Janet Jackson’s ‘Rhythm Nation’ Can Crash Some Computers

Janet Jackson‘s seminal album Rhythm Nation 1814 changed music when she released it in 1989. At the time, personal computers were gaining popularity, albeit not as multimedia devices as they are today. So if you wanted to listen to Rhythm Nation back in the day, chances are your computer would crash.

Janet Jackson, the musician behind 'Rhythm Nation' wearing black
Janet Jackson | Gabriel Olsen/FilmMagic

Janet Jackson released ‘Rhythm Nation’ in 1989

Janet Jackson has been in the public eye since she was a little girl. As part of the famous singing Jackson family, music seemed to be a predetermined destiny for Janet, even if she wanted to be a lawyer.

Janet was under the management of her father, Joe Jackson, when she started releasing music as a solo artist in the early 1980s. It wasn’t until 1986 when Janet took control — literally — with her breakout third album Control.

Janet Jackson’s Rhythm Nation 1814 was released three years later.

‘Rhythm Nation’ can crash some computers

Rhythm Nation‘s title track remains one of Janet’s calling cards to this day, with the music video being one of her most iconic visuals.

The “Rhythm Nation” video ended up being a problem for some Windows XP laptop users in the early 2000s. Microsoft chief software engineer Raymond Chen explained in a blog post how the “Rhythm Nation” music video disrupts laptop hard drives that spin at 5400 rpm.

“A colleague of mine shared a story from Windows XP product support. A major computer manufacturer discovered that playing the music video for Janet Jackson’s ‘Rhythm Nation’ would crash certain models of laptops,” he recounted.

“One discovery during the investigation is that playing the music video also crashed some of their competitors’ laptops.And then they discovered something extremely weird: Playing the music video on one laptop caused a laptop sitting nearby to crash, even though that other laptop wasn’t playing the video!” Chen continued.

“It turns out that the song contained one of the natural resonant frequencies for the model of 5400 rpm laptop hard drives that they and other manufacturers used,” Chen explain. “The manufacturer worked around the problem by adding a custom filter in the audio pipeline that detected and removed the offending frequencies during audio playback.”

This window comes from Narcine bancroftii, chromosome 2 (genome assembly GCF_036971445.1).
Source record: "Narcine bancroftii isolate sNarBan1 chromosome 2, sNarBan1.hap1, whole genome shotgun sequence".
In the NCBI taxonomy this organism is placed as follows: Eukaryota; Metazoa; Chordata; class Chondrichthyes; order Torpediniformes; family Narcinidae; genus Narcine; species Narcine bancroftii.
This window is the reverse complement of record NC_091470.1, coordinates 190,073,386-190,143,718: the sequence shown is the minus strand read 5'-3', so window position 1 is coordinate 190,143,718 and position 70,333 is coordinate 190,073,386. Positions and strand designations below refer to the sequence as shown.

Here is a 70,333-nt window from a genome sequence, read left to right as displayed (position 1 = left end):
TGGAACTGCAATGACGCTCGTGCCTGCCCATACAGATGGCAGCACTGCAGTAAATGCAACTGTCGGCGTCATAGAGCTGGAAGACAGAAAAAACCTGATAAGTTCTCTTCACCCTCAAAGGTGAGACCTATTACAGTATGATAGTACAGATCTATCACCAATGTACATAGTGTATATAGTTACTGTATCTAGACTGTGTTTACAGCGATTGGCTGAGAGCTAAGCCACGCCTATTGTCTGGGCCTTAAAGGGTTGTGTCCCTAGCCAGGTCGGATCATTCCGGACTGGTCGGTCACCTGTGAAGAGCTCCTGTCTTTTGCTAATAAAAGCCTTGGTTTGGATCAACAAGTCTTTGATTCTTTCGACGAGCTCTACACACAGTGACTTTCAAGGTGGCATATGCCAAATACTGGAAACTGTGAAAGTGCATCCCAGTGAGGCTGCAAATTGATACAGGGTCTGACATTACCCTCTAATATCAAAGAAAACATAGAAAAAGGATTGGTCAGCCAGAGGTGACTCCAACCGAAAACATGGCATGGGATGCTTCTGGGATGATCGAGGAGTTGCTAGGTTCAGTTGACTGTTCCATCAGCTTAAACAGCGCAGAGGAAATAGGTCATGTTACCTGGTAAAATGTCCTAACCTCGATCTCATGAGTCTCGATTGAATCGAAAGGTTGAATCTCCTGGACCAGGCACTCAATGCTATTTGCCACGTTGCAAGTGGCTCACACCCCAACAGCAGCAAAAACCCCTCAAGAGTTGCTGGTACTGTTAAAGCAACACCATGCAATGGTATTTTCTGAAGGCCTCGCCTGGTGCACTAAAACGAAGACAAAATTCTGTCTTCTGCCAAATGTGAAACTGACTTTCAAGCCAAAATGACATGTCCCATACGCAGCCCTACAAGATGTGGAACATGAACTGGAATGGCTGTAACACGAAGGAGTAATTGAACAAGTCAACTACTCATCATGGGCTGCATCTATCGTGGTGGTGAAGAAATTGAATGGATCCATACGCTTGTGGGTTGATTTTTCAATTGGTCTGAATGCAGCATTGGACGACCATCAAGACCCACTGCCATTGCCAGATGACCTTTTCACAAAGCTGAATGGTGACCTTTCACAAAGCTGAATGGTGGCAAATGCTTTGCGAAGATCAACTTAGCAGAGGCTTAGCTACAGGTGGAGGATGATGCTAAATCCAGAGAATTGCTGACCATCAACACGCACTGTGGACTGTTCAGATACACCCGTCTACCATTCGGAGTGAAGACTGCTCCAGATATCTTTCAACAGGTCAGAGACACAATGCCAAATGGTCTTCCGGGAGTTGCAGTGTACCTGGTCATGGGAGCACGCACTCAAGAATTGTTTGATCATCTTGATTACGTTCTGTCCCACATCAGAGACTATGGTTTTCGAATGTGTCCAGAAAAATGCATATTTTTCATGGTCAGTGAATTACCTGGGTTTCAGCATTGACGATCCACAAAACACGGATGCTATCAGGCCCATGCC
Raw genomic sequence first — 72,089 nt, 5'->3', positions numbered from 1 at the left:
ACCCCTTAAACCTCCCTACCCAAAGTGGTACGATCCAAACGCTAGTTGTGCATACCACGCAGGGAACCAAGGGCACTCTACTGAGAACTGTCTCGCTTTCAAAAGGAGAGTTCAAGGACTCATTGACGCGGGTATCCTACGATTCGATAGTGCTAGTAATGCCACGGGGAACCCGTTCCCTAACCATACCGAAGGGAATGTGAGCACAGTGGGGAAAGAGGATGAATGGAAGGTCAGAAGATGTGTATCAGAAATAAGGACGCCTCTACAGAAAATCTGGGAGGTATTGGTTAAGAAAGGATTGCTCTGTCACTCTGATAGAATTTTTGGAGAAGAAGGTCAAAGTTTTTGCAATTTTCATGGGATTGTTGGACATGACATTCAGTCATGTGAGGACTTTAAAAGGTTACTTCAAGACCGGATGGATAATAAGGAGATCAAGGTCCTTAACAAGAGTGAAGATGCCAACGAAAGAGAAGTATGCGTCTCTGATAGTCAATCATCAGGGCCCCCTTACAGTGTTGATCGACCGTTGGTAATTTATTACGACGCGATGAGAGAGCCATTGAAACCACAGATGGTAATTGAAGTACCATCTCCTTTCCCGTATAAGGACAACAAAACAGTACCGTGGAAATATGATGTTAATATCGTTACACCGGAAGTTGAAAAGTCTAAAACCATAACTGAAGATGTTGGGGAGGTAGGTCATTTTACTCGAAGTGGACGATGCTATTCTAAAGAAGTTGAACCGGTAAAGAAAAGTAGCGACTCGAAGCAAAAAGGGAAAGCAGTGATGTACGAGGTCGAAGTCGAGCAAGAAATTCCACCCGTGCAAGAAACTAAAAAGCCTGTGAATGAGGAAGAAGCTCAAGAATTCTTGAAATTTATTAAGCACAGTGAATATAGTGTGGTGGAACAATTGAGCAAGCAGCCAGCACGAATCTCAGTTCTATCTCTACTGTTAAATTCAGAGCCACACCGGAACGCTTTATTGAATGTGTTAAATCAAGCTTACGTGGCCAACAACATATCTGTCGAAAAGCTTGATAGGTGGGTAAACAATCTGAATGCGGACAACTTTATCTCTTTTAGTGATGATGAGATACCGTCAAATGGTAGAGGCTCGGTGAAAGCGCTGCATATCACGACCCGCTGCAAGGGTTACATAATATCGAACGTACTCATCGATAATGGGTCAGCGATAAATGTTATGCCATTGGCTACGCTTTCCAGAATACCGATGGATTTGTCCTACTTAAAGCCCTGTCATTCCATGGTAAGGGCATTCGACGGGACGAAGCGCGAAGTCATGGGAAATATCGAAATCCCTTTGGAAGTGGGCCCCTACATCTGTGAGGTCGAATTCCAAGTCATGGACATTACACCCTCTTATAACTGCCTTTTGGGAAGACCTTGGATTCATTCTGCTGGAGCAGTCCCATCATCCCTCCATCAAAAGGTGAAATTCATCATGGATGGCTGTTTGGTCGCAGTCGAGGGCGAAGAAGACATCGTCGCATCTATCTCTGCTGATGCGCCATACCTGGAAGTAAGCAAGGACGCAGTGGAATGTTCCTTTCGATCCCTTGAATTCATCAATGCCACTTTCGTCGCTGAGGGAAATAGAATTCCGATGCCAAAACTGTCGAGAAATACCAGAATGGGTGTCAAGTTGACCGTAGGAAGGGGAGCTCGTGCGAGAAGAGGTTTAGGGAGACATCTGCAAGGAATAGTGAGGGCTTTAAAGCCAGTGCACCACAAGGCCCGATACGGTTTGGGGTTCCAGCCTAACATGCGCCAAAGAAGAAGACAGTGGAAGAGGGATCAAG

Janet shared a clip on Instagram from Australian radio show Kyle and Jackie O of the hosts testing the theory with the radio show’s employees’ laptops. Despite having newer laptops running more recent Windows software, Janet’s “Rhythm Nation” video still made them shut off.

RELATED: Janet Jackson Kept Her ‘Rhythm Nation’ Album a Secret From Her Record Label Because of Its Socially Conscious Message

‘Rhythm Nation’ remains Janet’s most iconic album

Janet and her creative team reflected on the making of Rhythm Nation in her 2022 docuseries Janet Jackson. She knew she wanted to make a forward-thinking album that tackled serious issues, but producer and longtime collaborator Jimmy Jam didn’t see it gelling with the record label.

“She’s talking about race relations; she’s talking about crime and drugs and lack of education. And that was not the kind of record that was on the pop charts at the time,” he admitted. “Rhythm Nation was a little bit of a risk. We knew that making a socially conscious album was probably not what the record company or anybody else was thinking we should probably be doing. So we didn’t tell them!”

Janet, meanwhile, knew that she had to speak up through her music: “There were things in the world that concerned me — things that I wanted to say.”

RELATED: Janet Jackson Had a Terrifying Dream the Night Before Her Record-Breaking Rhythm Nation Tour